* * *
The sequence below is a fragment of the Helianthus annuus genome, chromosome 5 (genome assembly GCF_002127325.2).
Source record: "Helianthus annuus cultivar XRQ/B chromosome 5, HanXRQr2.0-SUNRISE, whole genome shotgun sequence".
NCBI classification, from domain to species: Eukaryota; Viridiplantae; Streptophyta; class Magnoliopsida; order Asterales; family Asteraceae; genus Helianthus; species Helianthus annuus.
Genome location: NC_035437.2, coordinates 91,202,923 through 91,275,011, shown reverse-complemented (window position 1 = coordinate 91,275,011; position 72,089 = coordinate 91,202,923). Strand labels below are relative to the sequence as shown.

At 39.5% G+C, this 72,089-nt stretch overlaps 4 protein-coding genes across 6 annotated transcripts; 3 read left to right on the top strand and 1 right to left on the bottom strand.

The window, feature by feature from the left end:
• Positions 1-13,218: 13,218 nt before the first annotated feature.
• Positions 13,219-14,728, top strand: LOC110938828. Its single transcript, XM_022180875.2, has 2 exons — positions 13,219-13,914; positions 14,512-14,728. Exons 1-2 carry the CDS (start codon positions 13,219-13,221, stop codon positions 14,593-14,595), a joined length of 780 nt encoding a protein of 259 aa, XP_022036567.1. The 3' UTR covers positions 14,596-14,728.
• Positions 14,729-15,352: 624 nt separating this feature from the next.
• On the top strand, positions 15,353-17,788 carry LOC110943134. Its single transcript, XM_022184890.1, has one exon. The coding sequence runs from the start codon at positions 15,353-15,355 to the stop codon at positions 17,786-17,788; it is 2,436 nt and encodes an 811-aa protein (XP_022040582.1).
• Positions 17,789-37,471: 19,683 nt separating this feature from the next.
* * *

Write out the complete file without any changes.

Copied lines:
The sequence below is a fragment of the Helianthus annuus genome, chromosome 5 (genome assembly GCF_002127325.2).
Source record: "Helianthus annuus cultivar XRQ/B chromosome 5, HanXRQr2.0-SUNRISE, whole genome shotgun sequence".
NCBI classification, from domain to species: Eukaryota; Viridiplantae; Streptophyta; class Magnoliopsida; order Asterales; family Asteraceae; genus Helianthus; species Helianthus annuus.
Genome location: NC_035437.2, coordinates 91,202,923 through 91,275,011, shown reverse-complemented (window position 1 = coordinate 91,275,011; position 72,089 = coordinate 91,202,923). Strand labels below are relative to the sequence as shown.

At 39.5% G+C, this 72,089-nt stretch overlaps 4 protein-coding genes across 6 annotated transcripts; 3 read left to right on the top strand and 1 right to left on the bottom strand.

The window, feature by feature from the left end:
• Positions 1-13,218: 13,218 nt before the first annotated feature.
• Positions 13,219-14,728, top strand: LOC110938828. Its single transcript, XM_022180875.2, has 2 exons — positions 13,219-13,914; positions 14,512-14,728. Exons 1-2 carry the CDS (start codon positions 13,219-13,221, stop codon positions 14,593-14,595), a joined length of 780 nt encoding a protein of 259 aa, XP_022036567.1. The 3' UTR covers positions 14,596-14,728.
• Positions 14,729-15,352: 624 nt separating this feature from the next.
• On the top strand, positions 15,353-17,788 carry LOC110943134. Its single transcript, XM_022184890.1, has one exon. The coding sequence runs from the start codon at positions 15,353-15,355 to the stop codon at positions 17,786-17,788; it is 2,436 nt and encodes an 811-aa protein (XP_022040582.1).
• Positions 17,789-37,471: 19,683 nt separating this feature from the next.